#7  
Old 06-19-20, 05:05 AM
M
Member
Join Date: Sep 2019
Location: Canada
Posts: 1,514
Received 158 Votes on 145 Posts
I doubt that you will be able to straighten them.
I see a bunch of possible problems doing this.
Also you did not give any info on the amount of sag, rafter length, etc.

The only way I see this working is if you jack horizontally to push the rafter out.
So both sides of the rafter would have to be sagging the same amount and then cross your fingers that they will straighten evenly otherwise you may end up with a bulge on one side.
Also that the rafters do not detach at the peak.

Since you are jacking on a sloped surface, attaching to the rafter is essential otherwise it will just slip.

There are a lot of other things that will cause you problems.

Also you are probably working in a tight attic space with a finished ceiling. Trying to do this on an open ceiling would be a pain. Trying it in an enclosed attic would turns it into a nightmare.

Perhaps adding collar ties between the sag points would b easier and just as effective as sistering the rafters.








 
  #8  
Old 06-20-20, 03:38 AM
B
Member
Thread Starter
Join Date: Jun 2014
Location: Canada
Posts: 154
Received 0 Votes on 0 Posts
Rafters are about 14'. Rafter ties are about 12'. Rafters slope is about 7.5/12.
Rafters are just tiny bit sagging. I think it's hard to straighten them because they are very old, like 100yo. If anything I might crack them.
I don't wanna jack horizontally to another sagging rafter from the other side.
I prolly will sister them first, and then install collar tie.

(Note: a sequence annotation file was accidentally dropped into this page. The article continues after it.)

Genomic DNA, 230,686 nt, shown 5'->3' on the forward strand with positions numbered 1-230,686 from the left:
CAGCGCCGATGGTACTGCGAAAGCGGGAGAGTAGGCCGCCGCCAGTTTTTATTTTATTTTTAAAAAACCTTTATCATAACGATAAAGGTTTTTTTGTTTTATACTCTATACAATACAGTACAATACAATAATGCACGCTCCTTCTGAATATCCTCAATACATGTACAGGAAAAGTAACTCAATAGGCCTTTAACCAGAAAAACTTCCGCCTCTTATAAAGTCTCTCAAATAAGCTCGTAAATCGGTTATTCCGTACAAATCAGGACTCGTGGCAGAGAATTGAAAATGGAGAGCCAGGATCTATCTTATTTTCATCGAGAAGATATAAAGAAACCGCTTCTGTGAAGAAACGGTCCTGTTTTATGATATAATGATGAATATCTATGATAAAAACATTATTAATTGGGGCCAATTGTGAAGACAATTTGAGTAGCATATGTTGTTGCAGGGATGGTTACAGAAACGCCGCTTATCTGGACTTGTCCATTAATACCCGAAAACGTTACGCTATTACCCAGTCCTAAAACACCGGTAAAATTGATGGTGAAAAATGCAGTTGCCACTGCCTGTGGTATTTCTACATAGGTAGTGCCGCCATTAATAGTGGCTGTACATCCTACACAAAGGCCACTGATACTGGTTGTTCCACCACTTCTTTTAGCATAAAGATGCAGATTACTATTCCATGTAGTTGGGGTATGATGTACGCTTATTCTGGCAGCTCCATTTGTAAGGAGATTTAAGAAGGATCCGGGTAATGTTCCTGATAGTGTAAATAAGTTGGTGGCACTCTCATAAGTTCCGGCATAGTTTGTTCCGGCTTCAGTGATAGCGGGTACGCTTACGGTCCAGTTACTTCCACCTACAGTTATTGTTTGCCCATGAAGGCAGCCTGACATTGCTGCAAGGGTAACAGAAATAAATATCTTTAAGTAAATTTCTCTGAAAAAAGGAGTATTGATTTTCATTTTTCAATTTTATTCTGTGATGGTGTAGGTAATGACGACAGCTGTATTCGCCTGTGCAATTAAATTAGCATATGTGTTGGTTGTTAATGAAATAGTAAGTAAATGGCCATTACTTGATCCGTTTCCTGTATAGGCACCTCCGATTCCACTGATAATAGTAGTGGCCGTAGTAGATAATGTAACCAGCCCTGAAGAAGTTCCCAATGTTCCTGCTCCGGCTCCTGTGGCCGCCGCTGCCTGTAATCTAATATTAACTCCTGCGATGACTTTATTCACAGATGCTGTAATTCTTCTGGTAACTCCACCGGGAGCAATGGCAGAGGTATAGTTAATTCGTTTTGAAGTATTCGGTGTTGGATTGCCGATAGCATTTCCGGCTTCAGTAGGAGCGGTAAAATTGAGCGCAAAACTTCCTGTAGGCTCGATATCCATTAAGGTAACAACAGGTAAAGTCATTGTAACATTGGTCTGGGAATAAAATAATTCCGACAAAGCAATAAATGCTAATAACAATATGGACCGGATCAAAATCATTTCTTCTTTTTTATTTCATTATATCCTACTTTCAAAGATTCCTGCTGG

The most annoying thing is that rafter ties are only 2x4, not 2x6. So I don't wanna rely on them at all.
 
  #9  
Old 06-20-20, 06:08 AM
P
Group Moderator
Join Date: Mar 2003
Location: NC, USA
Posts: 23,950
Received 673 Votes on 622 Posts
I wouldn't worry about the ties being 2x4's. The load on them is totally different than the roof rafters. They do not carry any roof load. Their only job is to prevent the rafters from spreading apart.
 
  #10  
Old 06-20-20, 07:07 AM
M
Member
Join Date: Sep 2019
Location: Canada
Posts: 1,514
Received 158 Votes on 145 Posts
How old is the house?
If as one poster said it is 100 years old and you said they only have s slight sag, why are you messing with it?

You are adding a lot of weight to the roof !!!!

 
  #11  
Old 06-20-20, 08:01 AM
H
Member
Join Date: Nov 2012
Location: USA
Posts: 1,800
Received 104 Votes on 92 Posts
Originally Posted by BurgerKing
they are very old, like 100yo
... rafter ties are only 2x4, .
Actually, a 100 year old 2x4 is LIKELY old-growth hard wood, that means it is probably about twice as strong as a modern big-box-store yellow pine 2x6.

I can break a standard yellow pine 2x4 with my bare hands, or simply by standing on it.
Totally different outcome if it's maple, hickory or pin-oak...
 
Reply
Posting Rules
You may not post new threads
You may not post replies
You may not post attachments
You may not edit your posts

BB code is On
Smilies are On
[IMG] code is On
HTML code is Off
Trackbacks are Off
Pingbacks are Off
Refbacks are Off


Thread Tools
Search this Thread
 
Ask a Question
Question Title:
Description:
Your question will be posted in: